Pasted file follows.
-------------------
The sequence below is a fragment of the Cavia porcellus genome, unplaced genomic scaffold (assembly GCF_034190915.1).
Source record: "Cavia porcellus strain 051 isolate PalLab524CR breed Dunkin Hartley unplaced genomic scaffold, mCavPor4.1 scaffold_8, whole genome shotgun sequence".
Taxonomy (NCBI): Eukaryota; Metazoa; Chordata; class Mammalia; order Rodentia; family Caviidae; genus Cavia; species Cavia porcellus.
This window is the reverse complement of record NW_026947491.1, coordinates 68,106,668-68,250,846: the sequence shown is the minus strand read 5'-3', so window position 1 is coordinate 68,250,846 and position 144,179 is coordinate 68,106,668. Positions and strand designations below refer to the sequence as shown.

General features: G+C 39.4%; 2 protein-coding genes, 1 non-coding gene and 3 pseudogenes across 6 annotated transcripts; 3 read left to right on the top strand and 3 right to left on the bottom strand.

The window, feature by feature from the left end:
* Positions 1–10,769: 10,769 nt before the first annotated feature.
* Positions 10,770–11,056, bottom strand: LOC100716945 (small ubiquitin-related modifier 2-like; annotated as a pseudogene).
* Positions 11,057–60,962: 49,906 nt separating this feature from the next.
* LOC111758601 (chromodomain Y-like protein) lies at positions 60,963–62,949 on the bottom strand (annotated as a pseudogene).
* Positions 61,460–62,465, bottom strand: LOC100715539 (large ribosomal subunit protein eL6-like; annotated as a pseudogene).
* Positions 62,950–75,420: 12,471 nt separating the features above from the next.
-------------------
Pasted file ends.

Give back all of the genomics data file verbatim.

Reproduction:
The sequence below is a fragment of the Cavia porcellus genome, unplaced genomic scaffold (assembly GCF_034190915.1).
Source record: "Cavia porcellus strain 051 isolate PalLab524CR breed Dunkin Hartley unplaced genomic scaffold, mCavPor4.1 scaffold_8, whole genome shotgun sequence".
Taxonomy (NCBI): Eukaryota; Metazoa; Chordata; class Mammalia; order Rodentia; family Caviidae; genus Cavia; species Cavia porcellus.
This window is the reverse complement of record NW_026947491.1, coordinates 68,106,668-68,250,846: the sequence shown is the minus strand read 5'-3', so window position 1 is coordinate 68,250,846 and position 144,179 is coordinate 68,106,668. Positions and strand designations below refer to the sequence as shown.

General features: G+C 39.4%; 2 protein-coding genes, 1 non-coding gene and 3 pseudogenes across 6 annotated transcripts; 3 read left to right on the top strand and 3 right to left on the bottom strand.

The window, feature by feature from the left end:
* Positions 1–10,769: 10,769 nt before the first annotated feature.
* Positions 10,770–11,056, bottom strand: LOC100716945 (small ubiquitin-related modifier 2-like; annotated as a pseudogene).
* Positions 11,057–60,962: 49,906 nt separating this feature from the next.
* LOC111758601 (chromodomain Y-like protein) lies at positions 60,963–62,949 on the bottom strand (annotated as a pseudogene).
* Positions 61,460–62,465, bottom strand: LOC100715539 (large ribosomal subunit protein eL6-like; annotated as a pseudogene).
* Positions 62,950–75,420: 12,471 nt separating the features above from the next.